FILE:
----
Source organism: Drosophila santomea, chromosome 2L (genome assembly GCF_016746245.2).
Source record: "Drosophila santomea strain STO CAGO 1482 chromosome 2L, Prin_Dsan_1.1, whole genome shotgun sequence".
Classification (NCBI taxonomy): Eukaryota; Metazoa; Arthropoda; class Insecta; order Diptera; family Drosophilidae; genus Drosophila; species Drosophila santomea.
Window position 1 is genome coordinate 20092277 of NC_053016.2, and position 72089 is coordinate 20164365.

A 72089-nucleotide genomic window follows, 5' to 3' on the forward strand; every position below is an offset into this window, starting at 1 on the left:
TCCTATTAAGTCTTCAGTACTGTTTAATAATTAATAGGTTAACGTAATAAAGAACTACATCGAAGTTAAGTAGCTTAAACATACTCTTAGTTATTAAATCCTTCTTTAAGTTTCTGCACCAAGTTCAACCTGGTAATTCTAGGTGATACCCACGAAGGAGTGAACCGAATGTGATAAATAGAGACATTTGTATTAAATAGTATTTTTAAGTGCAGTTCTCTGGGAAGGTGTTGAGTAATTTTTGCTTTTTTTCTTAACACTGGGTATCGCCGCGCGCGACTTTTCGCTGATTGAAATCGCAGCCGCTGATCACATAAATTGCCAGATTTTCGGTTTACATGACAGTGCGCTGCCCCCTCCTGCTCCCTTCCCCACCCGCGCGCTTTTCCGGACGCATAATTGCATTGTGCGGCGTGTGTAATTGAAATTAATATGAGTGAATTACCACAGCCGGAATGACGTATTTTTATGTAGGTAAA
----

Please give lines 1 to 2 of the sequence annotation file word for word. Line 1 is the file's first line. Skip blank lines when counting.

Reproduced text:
Source organism: Drosophila santomea, chromosome 2L (genome assembly GCF_016746245.2).
Source record: "Drosophila santomea strain STO CAGO 1482 chromosome 2L, Prin_Dsan_1.1, whole genome shotgun sequence".